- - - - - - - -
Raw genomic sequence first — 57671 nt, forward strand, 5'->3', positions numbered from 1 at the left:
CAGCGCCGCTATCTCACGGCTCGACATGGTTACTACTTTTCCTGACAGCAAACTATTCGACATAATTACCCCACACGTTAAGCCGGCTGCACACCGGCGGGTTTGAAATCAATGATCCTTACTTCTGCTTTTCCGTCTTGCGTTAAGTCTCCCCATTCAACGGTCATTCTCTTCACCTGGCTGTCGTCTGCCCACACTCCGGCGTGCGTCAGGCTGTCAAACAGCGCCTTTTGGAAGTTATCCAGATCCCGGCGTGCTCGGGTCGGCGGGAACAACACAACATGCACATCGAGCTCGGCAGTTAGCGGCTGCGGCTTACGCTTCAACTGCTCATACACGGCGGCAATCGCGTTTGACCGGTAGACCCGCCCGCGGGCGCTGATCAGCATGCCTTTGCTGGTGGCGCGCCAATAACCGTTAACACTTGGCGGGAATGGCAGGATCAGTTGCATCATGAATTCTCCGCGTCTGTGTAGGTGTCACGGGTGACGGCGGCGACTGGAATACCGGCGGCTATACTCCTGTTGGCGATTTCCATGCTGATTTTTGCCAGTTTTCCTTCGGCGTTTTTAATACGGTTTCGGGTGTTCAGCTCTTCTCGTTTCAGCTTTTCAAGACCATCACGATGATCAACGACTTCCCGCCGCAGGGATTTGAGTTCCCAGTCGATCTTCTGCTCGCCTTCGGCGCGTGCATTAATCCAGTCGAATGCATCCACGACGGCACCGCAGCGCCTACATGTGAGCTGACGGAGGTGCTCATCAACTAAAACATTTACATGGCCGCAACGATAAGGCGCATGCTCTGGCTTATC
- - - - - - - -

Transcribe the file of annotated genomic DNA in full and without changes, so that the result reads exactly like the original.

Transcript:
Raw genomic sequence first — 57671 nt, forward strand, 5'->3', positions numbered from 1 at the left:
CAGCGCCGCTATCTCACGGCTCGACATGGTTACTACTTTTCCTGACAGCAAACTATTCGACATAATTACCCCACACGTTAAGCCGGCTGCACACCGGCGGGTTTGAAATCAATGATCCTTACTTCTGCTTTTCCGTCTTGCGTTAAGTCTCCCCATTCAACGGTCATTCTCTTCACCTGGCTGTCGTCTGCCCACACTCCGGCGTGCGTCAGGCTGTCAAACAGCGCCTTTTGGAAGTTATCCAGATCCCGGCGTGCTCGGGTCGGCGGGAACAACACAACATGCACATCGAGCTCGGCAGTTAGCGGCTGCGGCTTACGCTTCAACTGCTCATACACGGCGGCAATCGCGTTTGACCGGTAGACCCGCCCGCGGGCGCTGATCAGCATGCCTTTGCTGGTGGCGCGCCAATAACCGTTAACACTTGGCGGGAATGGCAGGATCAGTTGCATCATGAATTCTCCGCGTCTGTGTAGGTGTCACGGGTGACGGCGGCGACTGGAATACCGGCGGCTATACTCCTGTTGGCGATTTCCATGCTGATTTTTGCCAGTTTTCCTTCGGCGTTTTTAATACGGTTTCGGGTGTTCAGCTCTTCTCGTTTCAGCTTTTCAAGACCATCACGATGATCAACGACTTCCCGCCGCAGGGATTTGAGTTCCCAGTCGATCTTCTGCTCGCCTTCGGCGCGTGCATTAATCCAGTCGAATGCATCCACGACGGCACCGCAGCGCCTACATGTGAGCTGACGGAGGTGCTCATCAACTAAAACATTTACATGGCCGCAACGATAAGGCGCATGCTCTGGCTTATC